Coppermine (Summary) author Keith Ross Leckie


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Coppermine

Ies disappear in the remote Arctic region known as the Coppermine North West Mounted Police officer Jack Creed and Angituk a young Copper Inuit interpreter are sent on a year long odyssey to investigate the fate of the lost priests On. I really liked this book for about 90% of it The parts where we were being taken through the wilds of northern Canada was beautifully written and stunning in the detail I especially liked that I finally got to make use of all of that Canadian history I had to learn in order to teach SS 10 this year I didn t even have to look up who Samuel Hearne was thanks to that course I especially appreciated the understated style of description Leckie uses I goes he is primarily a script writer and that was evident in his writing style His dialogue carried much of the action and even when we were in the wilderness with very little dialogue happening he had a skill for giving us just the right description His style spoke to my love of minimalist writing I also really enjoyed the fact that this book gave me a glimpse into an area of Canada I know little about The only draw back came when the narrative shifted to the court rooms and to the big city I found I was not as keenly aware of the setting at this point as I was when they were up north Leckie s skill with creating a vibrant scene with just the right description seemed to flag at this point and I found I wanted him to give me a little context of where we were This however was a relatively minor complaint and I really enjoyed this beautifully crafted book Marriage by Deception year long odyssey to investigate the fate of the lost priests On. I really liked this book for about 90% of it The parts where we were being taken through the wilds of northern Canada was beautifully written and stunning in the detail I especially liked that I finally got to make use of all of that Canadian history I had to learn in order to teach SS 10 this A Tangled Affair (The Pearl House year I didn t even have to look up who Samuel Hearne was thanks to that course I especially appreciated the understated style of description Leckie uses I goes he is primarily a script writer and that was evident in his writing style His dialogue carried much of the action and even when we were in the wilderness with very little dialogue happening he had a skill for giving us just the right description His style spoke to my love of minimalist writing I also really enjoyed the fact that this book gave me a glimpse into an area of Canada I know little about The only draw back came when the narrative shifted to the court rooms and to the big city I found I was not as keenly aware of the setting at this point as I was when they were up north Leckie s skill with creating a vibrant scene with just the right description seemed to flag at this point and I found I wanted him to give me a little context of where we were This however was a relatively minor complaint and I really enjoyed this beautifully crafted book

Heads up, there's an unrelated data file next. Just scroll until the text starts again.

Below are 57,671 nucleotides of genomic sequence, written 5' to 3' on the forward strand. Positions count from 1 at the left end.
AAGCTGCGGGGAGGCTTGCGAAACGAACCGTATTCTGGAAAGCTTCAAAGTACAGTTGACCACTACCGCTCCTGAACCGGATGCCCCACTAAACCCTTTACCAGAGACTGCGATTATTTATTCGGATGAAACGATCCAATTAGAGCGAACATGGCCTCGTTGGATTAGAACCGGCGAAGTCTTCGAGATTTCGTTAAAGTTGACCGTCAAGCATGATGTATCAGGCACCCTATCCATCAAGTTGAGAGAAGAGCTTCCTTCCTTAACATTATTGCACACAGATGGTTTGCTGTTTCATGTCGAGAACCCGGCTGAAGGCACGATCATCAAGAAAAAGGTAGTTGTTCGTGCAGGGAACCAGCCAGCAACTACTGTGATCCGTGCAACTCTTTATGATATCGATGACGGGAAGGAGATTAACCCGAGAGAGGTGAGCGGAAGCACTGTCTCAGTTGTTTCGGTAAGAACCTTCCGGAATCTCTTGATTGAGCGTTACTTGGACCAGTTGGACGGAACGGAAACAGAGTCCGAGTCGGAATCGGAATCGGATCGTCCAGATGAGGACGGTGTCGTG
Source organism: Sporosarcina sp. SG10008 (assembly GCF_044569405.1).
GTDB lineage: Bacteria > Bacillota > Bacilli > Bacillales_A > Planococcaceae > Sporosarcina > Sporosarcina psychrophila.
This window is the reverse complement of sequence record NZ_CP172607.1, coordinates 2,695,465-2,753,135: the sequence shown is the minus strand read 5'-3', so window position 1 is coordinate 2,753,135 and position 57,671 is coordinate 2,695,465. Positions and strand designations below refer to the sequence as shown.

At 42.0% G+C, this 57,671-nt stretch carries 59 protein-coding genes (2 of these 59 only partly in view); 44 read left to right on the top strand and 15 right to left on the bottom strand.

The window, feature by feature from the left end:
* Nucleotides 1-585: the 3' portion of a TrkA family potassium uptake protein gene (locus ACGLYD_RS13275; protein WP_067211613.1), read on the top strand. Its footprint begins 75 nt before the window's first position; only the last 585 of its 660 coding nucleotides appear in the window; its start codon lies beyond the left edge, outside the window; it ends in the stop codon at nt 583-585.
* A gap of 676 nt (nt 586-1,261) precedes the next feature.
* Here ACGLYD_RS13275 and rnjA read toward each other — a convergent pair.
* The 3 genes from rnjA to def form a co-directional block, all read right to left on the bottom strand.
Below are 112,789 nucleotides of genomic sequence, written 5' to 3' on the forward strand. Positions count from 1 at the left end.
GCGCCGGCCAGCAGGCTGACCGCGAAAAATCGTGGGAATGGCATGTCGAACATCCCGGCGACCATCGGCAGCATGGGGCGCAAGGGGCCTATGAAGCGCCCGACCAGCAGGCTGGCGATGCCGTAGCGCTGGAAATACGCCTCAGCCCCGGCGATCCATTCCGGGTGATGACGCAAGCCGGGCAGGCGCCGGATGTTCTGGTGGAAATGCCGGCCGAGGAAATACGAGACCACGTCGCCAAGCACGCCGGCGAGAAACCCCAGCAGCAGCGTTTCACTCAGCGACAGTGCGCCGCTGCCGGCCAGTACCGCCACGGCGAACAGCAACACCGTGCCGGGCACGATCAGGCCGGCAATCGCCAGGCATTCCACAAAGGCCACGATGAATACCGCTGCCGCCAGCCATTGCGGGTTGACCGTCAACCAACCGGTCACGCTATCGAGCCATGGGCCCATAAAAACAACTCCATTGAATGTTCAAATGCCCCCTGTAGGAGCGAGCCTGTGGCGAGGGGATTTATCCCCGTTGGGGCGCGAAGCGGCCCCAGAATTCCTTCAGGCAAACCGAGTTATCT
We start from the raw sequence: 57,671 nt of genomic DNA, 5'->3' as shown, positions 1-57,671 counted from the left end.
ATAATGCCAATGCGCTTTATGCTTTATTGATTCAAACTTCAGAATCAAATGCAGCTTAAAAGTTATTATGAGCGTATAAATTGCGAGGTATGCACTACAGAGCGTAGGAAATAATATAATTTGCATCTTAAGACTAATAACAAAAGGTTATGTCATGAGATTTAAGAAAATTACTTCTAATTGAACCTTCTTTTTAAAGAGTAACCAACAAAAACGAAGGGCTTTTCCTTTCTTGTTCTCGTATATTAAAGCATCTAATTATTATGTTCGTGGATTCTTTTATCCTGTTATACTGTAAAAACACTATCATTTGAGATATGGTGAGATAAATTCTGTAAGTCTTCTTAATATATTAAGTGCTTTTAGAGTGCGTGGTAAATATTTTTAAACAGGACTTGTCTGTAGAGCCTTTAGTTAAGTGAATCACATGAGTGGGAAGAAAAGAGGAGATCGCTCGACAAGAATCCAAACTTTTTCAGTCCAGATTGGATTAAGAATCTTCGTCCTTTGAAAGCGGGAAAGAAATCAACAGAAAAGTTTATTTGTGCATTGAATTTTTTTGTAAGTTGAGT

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The shores of the Arctic Ocean near the mouth of the Coppermine River they discover their dismembered remains Two Inuit hunters are tracked and apprehended and the four begin an arduous journey to Edmonton to bring the accused to justi. Historical fiction Well done

Keith Ross Leckie â 5 Free read